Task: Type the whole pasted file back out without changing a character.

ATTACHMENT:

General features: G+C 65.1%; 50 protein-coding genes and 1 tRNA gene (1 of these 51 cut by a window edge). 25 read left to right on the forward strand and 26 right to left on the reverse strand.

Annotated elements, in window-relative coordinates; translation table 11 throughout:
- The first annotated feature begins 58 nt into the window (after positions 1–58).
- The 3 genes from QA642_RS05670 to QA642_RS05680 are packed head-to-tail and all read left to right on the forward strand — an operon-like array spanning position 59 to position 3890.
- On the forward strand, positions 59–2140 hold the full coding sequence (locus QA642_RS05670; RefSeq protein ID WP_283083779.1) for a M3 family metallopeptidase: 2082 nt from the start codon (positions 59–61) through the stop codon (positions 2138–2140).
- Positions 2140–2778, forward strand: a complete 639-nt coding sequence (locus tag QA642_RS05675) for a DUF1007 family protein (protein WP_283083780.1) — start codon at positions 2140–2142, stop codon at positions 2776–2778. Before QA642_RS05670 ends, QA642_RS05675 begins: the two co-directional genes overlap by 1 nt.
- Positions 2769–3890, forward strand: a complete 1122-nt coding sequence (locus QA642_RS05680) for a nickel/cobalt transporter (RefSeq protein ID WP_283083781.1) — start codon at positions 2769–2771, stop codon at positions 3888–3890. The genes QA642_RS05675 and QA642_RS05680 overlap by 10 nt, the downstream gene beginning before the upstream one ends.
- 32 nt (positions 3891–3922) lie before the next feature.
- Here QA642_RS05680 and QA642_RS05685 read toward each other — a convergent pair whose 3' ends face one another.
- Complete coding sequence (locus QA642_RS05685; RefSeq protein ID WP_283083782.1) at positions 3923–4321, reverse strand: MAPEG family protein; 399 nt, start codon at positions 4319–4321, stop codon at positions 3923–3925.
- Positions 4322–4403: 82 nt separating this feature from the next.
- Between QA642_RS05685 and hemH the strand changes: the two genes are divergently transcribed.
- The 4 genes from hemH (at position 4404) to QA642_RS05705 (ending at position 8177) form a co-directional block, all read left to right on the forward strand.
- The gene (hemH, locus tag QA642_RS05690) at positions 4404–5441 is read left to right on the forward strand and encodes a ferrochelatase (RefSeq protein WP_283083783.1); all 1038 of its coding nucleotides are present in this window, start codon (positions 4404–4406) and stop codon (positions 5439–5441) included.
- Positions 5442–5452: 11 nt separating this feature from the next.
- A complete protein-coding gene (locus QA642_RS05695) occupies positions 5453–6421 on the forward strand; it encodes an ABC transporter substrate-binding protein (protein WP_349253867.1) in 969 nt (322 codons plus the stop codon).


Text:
General features: G+C 65.1%; 50 protein-coding genes and 1 tRNA gene (1 of these 51 cut by a window edge). 25 read left to right on the forward strand and 26 right to left on the reverse strand.

Annotated elements, in window-relative coordinates; translation table 11 throughout:
- The first annotated feature begins 58 nt into the window (after positions 1–58).
- The 3 genes from QA642_RS05670 to QA642_RS05680 are packed head-to-tail and all read left to right on the forward strand — an operon-like array spanning position 59 to position 3890.
- On the forward strand, positions 59–2140 hold the full coding sequence (locus QA642_RS05670; RefSeq protein ID WP_283083779.1) for a M3 family metallopeptidase: 2082 nt from the start codon (positions 59–61) through the stop codon (positions 2138–2140).
- Positions 2140–2778, forward strand: a complete 639-nt coding sequence (locus tag QA642_RS05675) for a DUF1007 family protein (protein WP_283083780.1) — start codon at positions 2140–2142, stop codon at positions 2776–2778. Before QA642_RS05670 ends, QA642_RS05675 begins: the two co-directional genes overlap by 1 nt.
- Positions 2769–3890, forward strand: a complete 1122-nt coding sequence (locus QA642_RS05680) for a nickel/cobalt transporter (RefSeq protein ID WP_283083781.1) — start codon at positions 2769–2771, stop codon at positions 3888–3890. The genes QA642_RS05675 and QA642_RS05680 overlap by 10 nt, the downstream gene beginning before the upstream one ends.
- 32 nt (positions 3891–3922) lie before the next feature.
- Here QA642_RS05680 and QA642_RS05685 read toward each other — a convergent pair whose 3' ends face one another.
- Complete coding sequence (locus QA642_RS05685; RefSeq protein ID WP_283083782.1) at positions 3923–4321, reverse strand: MAPEG family protein; 399 nt, start codon at positions 4319–4321, stop codon at positions 3923–3925.
- Positions 4322–4403: 82 nt separating this feature from the next.
- Between QA642_RS05685 and hemH the strand changes: the two genes are divergently transcribed.
- The 4 genes from hemH (at position 4404) to QA642_RS05705 (ending at position 8177) form a co-directional block, all read left to right on the forward strand.
- The gene (hemH, locus tag QA642_RS05690) at positions 4404–5441 is read left to right on the forward strand and encodes a ferrochelatase (RefSeq protein WP_283083783.1); all 1038 of its coding nucleotides are present in this window, start codon (positions 4404–4406) and stop codon (positions 5439–5441) included.
- Positions 5442–5452: 11 nt separating this feature from the next.
- A complete protein-coding gene (locus QA642_RS05695) occupies positions 5453–6421 on the forward strand; it encodes an ABC transporter substrate-binding protein (protein WP_349253867.1) in 969 nt (322 codons plus the stop codon).